Magnesium affects spinach carotenoid bioaccessibility in vitro depending on intestinal bile and pancreatic enzyme concentrations.

  • Public Health Research
January 15, 2018 By:
  • Corte-Real J
  • Desmarchelier C
  • Borel P
  • Richling E
  • Hoffmann L
  • Bohn T.

Magnesium may reduce carotenoid bioavailability by forming insoluble complexes with bile salts/fatty acids, inhibiting micelle formation. Here, we investigated whether altering bile/pancreatin concentration influenced potential negative effects of magnesium on carotenoid bioaccessibility. Spinach (4g) was digested in vitro with added magnesium (0, 200, 400mg/L) and canola oil/coffee creamer, at varying bile extract (1 or 8mM) and pancreatin (100 or 990mg/L) concentrations. Bioaccessibility was determined for beta-carotene, lutein, and total carotenoids via HPLC. Additionally, lipolysis, particle size, and zeta potential of the micellar fractions were investigated. Increasing magnesium concentrations negatively affected carotenoid bioaccessibility (p<0.001), lipolysis, particle size and zeta potential. The impact of magnesium on carotenoid bioaccessibility was modulated mainly by bile concentration, with samples digested with 1mM of bile being more susceptible to inhibitory effects of magnesium than those digested with 8mM (p<0.001). Thus, magnesium was found to potentially interfere with carotenoid bioaccessibility at various physiologically plausible conditions.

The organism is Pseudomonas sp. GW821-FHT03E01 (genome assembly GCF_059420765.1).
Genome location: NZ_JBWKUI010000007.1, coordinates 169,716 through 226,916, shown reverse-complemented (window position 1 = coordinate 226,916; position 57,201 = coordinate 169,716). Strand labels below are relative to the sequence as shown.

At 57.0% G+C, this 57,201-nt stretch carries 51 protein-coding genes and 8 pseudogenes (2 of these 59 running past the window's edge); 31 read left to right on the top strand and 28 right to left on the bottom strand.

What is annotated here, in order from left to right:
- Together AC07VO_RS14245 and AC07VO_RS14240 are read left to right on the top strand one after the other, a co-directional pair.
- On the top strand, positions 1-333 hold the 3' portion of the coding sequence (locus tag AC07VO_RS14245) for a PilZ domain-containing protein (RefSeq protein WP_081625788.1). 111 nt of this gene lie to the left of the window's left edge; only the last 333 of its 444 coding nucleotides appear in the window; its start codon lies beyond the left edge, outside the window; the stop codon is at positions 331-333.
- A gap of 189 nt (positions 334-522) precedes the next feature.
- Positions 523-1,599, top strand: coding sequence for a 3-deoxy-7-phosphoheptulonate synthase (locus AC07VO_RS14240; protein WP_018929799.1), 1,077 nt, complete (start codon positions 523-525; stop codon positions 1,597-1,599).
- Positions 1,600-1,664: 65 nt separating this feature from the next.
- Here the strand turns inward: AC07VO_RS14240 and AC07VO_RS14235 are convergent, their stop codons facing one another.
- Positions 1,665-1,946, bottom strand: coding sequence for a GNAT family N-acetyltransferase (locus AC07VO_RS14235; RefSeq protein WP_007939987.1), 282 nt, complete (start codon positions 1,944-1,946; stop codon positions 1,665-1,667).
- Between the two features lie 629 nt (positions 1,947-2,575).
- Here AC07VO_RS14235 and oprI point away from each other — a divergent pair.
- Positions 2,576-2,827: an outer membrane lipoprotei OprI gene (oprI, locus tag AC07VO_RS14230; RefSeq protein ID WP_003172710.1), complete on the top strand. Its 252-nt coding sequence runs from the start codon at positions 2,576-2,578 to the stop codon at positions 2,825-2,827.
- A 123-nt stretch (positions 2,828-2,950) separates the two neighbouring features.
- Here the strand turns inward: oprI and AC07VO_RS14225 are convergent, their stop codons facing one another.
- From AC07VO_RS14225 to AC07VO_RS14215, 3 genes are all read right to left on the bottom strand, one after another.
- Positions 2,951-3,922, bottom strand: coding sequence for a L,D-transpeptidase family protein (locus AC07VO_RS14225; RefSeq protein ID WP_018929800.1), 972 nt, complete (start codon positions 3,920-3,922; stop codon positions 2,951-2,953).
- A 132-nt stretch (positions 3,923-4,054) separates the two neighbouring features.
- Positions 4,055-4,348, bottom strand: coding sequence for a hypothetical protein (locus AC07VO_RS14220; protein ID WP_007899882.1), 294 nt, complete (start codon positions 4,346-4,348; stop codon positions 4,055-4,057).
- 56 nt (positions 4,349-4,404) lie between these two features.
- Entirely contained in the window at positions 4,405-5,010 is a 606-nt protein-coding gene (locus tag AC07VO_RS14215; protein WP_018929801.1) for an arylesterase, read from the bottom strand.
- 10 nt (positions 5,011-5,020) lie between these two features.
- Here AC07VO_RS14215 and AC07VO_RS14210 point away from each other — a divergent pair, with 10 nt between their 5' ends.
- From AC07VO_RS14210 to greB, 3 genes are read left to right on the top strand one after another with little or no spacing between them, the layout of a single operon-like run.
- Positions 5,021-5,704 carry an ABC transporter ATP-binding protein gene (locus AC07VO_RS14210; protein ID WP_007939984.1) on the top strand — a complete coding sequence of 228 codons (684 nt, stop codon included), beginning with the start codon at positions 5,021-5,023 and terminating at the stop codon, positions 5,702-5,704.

2018 Jan. Food Chem.239:751-759. Epub 2017 Jun 29.
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